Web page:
However, I clearly recognize their existence. You always need both sides, positive and negative, camp A and camp B. If in our country, when we cannot agree with each other, we can leave each other alone, instead of censoring those that do not agree with us, then that would be huge progress. We will work hard towards this day.

Later the same journalist sent me another short text message: In other words, your views and expressions fit with Western values. Don’t you think so?
I replied to him: Don’t [my views and expression] fit Chinese values as well?

I believe that there may be different values between earthlings and aliens. But for Westerners and Easterners? Other then different living habits, how much different could the values be? Why do we have to fight over this?

At last, let me return to the point of so-called influence. I often feel very ashamed. I am just a person with a pen. Maybe my writings make people feel like they are releasing some of their anger or resentment. But other than that what’s the real use? The so-called influence is illusory. In China, those who have influence are those who have power. Those who can make rain from clouds, those who can decide if you live or die, or keep you somewhere in between life and death. They are the people who really have influence. However, I am not sure it is just because they are afraid of search engines or they are too fragile to be searched; we often cannot find them by using search engines. We are just a small role on the stage, under the spotlight. But they own the theater. They can at any time bring the curtain down, turn off the lights, close the door and let the dogs out. Later the dogs all disappear and the sky is blue again; there is no trace of what has happened. I just wish those people could really put their influence into good use. And those of us on this stage, even those who built this theater in the past, should make efforts to gradually take down those high walls and light bulbs. Let the sunshine in. That kind of light, no one can extinguish it again.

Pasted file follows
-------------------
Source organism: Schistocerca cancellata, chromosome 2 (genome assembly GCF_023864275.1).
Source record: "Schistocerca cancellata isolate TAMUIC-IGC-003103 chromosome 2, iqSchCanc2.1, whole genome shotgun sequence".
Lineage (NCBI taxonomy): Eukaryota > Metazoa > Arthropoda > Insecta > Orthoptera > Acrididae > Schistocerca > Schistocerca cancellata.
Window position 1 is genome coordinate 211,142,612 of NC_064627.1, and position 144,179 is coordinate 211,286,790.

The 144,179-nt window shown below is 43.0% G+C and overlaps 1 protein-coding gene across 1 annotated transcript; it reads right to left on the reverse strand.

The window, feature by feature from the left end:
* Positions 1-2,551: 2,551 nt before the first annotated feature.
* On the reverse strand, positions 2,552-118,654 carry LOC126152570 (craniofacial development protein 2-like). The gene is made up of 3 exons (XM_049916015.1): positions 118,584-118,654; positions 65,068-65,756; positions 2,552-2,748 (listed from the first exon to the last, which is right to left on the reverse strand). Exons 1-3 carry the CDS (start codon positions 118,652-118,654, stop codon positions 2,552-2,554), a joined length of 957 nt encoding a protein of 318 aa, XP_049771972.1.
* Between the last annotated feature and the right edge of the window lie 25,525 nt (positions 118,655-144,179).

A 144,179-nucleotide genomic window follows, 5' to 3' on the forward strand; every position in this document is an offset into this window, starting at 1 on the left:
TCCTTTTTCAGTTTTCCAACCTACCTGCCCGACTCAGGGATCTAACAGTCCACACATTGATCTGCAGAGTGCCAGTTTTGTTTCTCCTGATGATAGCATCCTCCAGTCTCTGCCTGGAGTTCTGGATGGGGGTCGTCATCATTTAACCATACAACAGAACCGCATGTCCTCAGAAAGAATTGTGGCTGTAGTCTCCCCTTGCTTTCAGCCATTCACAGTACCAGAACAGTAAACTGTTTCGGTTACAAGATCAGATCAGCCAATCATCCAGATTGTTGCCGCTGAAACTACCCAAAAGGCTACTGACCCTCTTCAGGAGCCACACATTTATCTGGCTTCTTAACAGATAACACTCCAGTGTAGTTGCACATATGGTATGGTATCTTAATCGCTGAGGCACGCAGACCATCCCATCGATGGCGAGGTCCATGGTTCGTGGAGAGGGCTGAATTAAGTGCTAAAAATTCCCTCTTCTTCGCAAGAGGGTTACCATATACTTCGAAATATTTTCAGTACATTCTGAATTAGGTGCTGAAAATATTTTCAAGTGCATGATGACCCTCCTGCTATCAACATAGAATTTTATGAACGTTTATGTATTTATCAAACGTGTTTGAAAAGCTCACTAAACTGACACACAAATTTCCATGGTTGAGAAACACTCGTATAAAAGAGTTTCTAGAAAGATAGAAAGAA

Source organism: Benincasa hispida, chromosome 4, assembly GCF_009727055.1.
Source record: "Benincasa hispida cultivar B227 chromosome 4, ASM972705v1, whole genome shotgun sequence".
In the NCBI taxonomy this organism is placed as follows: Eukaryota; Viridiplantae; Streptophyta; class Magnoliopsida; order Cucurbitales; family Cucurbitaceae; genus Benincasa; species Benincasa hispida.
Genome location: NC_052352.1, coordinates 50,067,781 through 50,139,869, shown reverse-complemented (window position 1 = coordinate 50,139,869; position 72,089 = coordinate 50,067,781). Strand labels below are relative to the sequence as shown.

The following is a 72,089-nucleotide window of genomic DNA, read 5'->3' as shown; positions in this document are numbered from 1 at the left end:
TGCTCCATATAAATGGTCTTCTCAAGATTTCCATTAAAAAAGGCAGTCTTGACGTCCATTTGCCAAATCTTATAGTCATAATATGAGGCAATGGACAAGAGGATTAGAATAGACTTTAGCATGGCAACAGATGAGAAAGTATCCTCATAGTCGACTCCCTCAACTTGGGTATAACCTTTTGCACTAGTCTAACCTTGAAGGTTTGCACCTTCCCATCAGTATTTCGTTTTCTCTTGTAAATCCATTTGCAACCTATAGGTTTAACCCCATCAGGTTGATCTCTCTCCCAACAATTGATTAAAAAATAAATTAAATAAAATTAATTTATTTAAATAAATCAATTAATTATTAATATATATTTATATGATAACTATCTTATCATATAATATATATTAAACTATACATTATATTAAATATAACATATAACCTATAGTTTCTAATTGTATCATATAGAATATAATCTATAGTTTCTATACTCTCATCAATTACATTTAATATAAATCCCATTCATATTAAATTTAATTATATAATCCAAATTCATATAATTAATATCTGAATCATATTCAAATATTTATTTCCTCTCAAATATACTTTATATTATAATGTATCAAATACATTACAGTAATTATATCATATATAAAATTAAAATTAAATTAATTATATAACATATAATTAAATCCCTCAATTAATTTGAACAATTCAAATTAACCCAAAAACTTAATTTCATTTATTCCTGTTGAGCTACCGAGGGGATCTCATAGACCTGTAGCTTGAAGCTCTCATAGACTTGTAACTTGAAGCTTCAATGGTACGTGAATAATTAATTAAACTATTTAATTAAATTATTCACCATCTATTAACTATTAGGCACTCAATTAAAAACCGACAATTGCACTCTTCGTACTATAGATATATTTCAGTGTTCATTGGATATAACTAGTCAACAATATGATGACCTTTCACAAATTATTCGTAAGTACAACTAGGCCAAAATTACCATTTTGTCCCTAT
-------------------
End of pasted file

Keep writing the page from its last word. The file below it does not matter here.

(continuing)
I’ve read a lot of the writings of dissident Chinese and Tibetan writers. I’ve seen a lot of bold ideas come forth in the last three years and watched them spread like wildfire around the Chinese and Tibetan blogospheres. But rarely has someone achieved such prominence as Han Han and never, with the possible exception of famed architect Ai WeiWei, has a Chinese thinker used their position of celebrity to put such revolutionary  words out into the world. I’ve read this piece about five times in the last twelve hours and each time it gives me goosebumps.

Over the last decade, I’ve often had friends ask me how I think Tibet will be free and what the likelihood of regime change in China happening.  I’ve always had intellectual answers of how change can occur to respond with. But for the first time, it is clear. Han Han and people like Liu Xiabo, Woeser, and Ai WeiWei are how the Chinese Communist Party will lose their hold on power.  Han Han’s celebrity is clearly protecting his ideas, but how the Chinese government responds to him in the future is critically important. His ideas are clearly a forerunner to regime change. The CCP is now in a Catch-22. If he is jailed or beaten or torture or murdered in response for his ideas, the public outcry could be a precursor to revolution. But if he and other people like him are allowed to continually push for freedom and democracy, then too will the table be set for the public to throw the CCP out of power.

Read Han Han’s post above again. As you do so, make sure you keep in mind that he knows exactly what words will trigger censors, what words will prompt government officials to call him in to have tea and talk about the things that he must not do.  He knows the weight and consequence of each turn of phrase, even going so far as to highlight that the names of other Time nominated influentials are in fact sensitive words. He critiques the government’s actions in the leadup to the Beijing Olympics (ridding the city of dogs, temporarily clearing smog). He even takes a direct shot at the Party’s fear of a mere search engine. These are not subtle critiques. These are direct shots, or at least as direct as he can reasonably make without guaranteeing a sentence of patriotic reeducation through labor.

I don’t know what will happen next. But for now, I am in awe of the power, passion, and patriotism of Han Han, in penning what I think is going to be the most important individual blog post in 2010.